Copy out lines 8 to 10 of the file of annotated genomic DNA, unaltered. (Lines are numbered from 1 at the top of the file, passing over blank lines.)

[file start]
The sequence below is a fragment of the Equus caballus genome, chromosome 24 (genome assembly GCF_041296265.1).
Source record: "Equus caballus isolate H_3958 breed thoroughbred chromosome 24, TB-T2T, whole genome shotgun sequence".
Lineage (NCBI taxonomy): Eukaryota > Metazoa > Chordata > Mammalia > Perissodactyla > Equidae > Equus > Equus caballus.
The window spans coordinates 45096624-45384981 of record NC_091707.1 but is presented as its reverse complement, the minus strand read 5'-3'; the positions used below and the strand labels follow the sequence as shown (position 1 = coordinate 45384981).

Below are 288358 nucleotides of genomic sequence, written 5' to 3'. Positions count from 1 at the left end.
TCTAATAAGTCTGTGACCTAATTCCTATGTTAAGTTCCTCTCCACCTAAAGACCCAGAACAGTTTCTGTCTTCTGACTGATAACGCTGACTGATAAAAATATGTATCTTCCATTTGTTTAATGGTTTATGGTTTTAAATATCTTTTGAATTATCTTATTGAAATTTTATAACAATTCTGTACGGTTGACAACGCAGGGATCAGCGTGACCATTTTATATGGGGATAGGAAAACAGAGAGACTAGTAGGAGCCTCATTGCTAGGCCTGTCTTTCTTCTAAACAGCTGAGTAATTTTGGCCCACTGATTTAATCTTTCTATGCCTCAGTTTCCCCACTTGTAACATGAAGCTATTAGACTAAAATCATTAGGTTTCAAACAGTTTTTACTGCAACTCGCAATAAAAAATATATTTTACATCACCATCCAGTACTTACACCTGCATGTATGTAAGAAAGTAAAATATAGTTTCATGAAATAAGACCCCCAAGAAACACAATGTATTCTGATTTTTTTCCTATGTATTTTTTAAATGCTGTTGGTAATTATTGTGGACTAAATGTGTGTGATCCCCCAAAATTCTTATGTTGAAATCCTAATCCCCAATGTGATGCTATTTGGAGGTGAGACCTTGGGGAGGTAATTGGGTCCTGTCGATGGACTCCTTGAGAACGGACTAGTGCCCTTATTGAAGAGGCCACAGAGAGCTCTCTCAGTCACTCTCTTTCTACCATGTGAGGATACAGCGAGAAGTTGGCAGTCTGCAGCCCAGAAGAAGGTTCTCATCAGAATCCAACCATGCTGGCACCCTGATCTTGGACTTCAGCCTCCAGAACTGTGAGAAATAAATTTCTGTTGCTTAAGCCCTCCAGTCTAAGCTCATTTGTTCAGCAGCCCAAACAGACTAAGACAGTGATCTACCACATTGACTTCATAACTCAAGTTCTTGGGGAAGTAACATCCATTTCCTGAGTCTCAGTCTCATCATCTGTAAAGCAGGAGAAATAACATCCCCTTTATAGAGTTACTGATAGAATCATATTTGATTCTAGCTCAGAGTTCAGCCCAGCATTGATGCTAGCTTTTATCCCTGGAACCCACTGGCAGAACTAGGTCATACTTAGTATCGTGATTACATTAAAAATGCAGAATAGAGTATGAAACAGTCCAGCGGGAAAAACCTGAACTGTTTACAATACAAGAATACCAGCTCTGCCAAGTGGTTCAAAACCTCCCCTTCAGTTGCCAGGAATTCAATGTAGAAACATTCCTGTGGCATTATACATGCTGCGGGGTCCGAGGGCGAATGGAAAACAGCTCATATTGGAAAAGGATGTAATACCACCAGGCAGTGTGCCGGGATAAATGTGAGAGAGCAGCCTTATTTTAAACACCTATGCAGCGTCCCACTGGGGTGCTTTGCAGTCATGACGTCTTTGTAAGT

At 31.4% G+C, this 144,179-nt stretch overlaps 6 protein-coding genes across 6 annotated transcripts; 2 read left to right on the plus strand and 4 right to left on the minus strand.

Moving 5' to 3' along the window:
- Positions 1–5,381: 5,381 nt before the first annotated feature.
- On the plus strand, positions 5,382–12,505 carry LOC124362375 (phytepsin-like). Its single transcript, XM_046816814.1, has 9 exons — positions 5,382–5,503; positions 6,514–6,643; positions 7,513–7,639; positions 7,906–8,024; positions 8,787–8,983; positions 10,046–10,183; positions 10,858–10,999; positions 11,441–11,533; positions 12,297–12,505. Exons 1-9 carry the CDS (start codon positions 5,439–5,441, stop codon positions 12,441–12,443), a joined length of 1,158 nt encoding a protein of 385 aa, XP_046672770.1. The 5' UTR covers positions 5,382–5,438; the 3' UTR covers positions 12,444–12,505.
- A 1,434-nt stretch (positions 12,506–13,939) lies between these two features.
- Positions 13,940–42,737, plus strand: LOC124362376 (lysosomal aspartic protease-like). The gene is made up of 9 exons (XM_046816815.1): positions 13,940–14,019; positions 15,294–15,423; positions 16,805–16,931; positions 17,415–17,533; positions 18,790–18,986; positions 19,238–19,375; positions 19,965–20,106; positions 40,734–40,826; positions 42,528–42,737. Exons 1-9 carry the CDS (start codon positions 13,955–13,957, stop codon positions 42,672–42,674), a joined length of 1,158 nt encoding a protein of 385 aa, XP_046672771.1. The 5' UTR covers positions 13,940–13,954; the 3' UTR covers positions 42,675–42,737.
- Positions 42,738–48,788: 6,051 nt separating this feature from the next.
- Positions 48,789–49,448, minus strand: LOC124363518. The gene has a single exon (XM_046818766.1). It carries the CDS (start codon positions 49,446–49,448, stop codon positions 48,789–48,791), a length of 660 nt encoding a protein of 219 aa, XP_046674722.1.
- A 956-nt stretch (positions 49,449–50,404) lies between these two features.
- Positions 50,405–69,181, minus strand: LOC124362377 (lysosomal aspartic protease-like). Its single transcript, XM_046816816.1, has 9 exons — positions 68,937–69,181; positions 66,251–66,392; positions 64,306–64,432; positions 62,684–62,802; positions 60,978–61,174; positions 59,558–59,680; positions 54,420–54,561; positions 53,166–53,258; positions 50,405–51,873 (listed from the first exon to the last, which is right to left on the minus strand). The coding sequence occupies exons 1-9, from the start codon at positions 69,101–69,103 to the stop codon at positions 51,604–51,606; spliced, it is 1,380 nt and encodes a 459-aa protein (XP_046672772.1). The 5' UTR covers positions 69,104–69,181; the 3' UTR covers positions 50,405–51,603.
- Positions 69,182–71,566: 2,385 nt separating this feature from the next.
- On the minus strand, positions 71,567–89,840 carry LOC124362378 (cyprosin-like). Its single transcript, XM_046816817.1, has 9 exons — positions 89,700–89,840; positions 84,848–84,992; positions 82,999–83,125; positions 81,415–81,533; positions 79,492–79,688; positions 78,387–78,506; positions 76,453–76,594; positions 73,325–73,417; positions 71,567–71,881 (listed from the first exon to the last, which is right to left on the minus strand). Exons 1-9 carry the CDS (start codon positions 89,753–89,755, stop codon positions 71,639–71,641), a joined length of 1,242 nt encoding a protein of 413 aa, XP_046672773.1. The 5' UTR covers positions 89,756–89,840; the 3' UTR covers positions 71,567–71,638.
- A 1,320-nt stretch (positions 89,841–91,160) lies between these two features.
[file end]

Moving 5' to 3' along the window:
- Positions 1–5,381: 5,381 nt before the first annotated feature.
- On the plus strand, positions 5,382–12,505 carry LOC124362375 (phytepsin-like). Its single transcript, XM_046816814.1, has 9 exons — positions 5,382–5,503; positions 6,514–6,643; positions 7,513–7,639; positions 7,906–8,024; positions 8,787–8,983; positions 10,046–10,183; positions 10,858–10,999; positions 11,441–11,533; positions 12,297–12,505. Exons 1-9 carry the CDS (start codon positions 5,439–5,441, stop codon positions 12,441–12,443), a joined length of 1,158 nt encoding a protein of 385 aa, XP_046672770.1. The 5' UTR covers positions 5,382–5,438; the 3' UTR covers positions 12,444–12,505.